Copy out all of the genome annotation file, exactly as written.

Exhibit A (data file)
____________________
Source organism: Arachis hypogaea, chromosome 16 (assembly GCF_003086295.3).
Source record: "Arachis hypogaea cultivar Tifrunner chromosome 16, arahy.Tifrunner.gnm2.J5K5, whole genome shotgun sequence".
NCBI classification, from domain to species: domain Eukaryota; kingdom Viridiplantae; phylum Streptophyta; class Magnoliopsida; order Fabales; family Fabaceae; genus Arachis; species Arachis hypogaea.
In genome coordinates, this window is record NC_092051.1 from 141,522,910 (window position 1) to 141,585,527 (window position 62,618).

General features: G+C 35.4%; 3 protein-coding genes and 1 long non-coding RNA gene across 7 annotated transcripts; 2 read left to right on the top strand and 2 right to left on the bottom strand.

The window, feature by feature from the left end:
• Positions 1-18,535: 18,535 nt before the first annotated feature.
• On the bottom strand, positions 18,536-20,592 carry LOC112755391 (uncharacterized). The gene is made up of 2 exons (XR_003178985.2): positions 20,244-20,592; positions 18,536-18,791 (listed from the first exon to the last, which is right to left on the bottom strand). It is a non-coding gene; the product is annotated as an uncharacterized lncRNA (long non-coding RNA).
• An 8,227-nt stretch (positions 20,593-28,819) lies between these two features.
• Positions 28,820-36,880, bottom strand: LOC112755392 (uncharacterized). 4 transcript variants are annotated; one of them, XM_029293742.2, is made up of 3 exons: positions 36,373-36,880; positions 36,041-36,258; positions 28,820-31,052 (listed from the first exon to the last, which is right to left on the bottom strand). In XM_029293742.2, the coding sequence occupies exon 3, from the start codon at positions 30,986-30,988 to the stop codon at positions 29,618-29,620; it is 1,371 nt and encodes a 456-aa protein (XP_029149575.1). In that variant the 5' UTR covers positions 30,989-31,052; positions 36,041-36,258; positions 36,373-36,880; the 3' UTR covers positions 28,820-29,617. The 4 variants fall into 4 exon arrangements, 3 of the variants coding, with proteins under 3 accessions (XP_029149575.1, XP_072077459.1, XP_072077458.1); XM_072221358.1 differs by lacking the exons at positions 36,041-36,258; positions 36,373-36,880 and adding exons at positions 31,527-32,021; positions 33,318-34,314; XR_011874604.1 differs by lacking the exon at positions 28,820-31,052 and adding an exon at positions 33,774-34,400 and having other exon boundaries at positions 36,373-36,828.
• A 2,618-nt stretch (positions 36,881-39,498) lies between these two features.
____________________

Source organism: Arachis hypogaea, chromosome 16 (assembly GCF_003086295.3).
Source record: "Arachis hypogaea cultivar Tifrunner chromosome 16, arahy.Tifrunner.gnm2.J5K5, whole genome shotgun sequence".
NCBI classification, from domain to species: domain Eukaryota; kingdom Viridiplantae; phylum Streptophyta; class Magnoliopsida; order Fabales; family Fabaceae; genus Arachis; species Arachis hypogaea.
In genome coordinates, this window is record NC_092051.1 from 141,522,910 (window position 1) to 141,585,527 (window position 62,618).

General features: G+C 35.4%; 3 protein-coding genes and 1 long non-coding RNA gene across 7 annotated transcripts; 2 read left to right on the top strand and 2 right to left on the bottom strand.

The window, feature by feature from the left end:
• Positions 1-18,535: 18,535 nt before the first annotated feature.
• On the bottom strand, positions 18,536-20,592 carry LOC112755391 (uncharacterized). The gene is made up of 2 exons (XR_003178985.2): positions 20,244-20,592; positions 18,536-18,791 (listed from the first exon to the last, which is right to left on the bottom strand). It is a non-coding gene; the product is annotated as an uncharacterized lncRNA (long non-coding RNA).
• An 8,227-nt stretch (positions 20,593-28,819) lies between these two features.
• Positions 28,820-36,880, bottom strand: LOC112755392 (uncharacterized). 4 transcript variants are annotated; one of them, XM_029293742.2, is made up of 3 exons: positions 36,373-36,880; positions 36,041-36,258; positions 28,820-31,052 (listed from the first exon to the last, which is right to left on the bottom strand). In XM_029293742.2, the coding sequence occupies exon 3, from the start codon at positions 30,986-30,988 to the stop codon at positions 29,618-29,620; it is 1,371 nt and encodes a 456-aa protein (XP_029149575.1). In that variant the 5' UTR covers positions 30,989-31,052; positions 36,041-36,258; positions 36,373-36,880; the 3' UTR covers positions 28,820-29,617. The 4 variants fall into 4 exon arrangements, 3 of the variants coding, with proteins under 3 accessions (XP_029149575.1, XP_072077459.1, XP_072077458.1); XM_072221358.1 differs by lacking the exons at positions 36,041-36,258; positions 36,373-36,880 and adding exons at positions 31,527-32,021; positions 33,318-34,314; XR_011874604.1 differs by lacking the exon at positions 28,820-31,052 and adding an exon at positions 33,774-34,400 and having other exon boundaries at positions 36,373-36,828.
• A 2,618-nt stretch (positions 36,881-39,498) lies between these two features.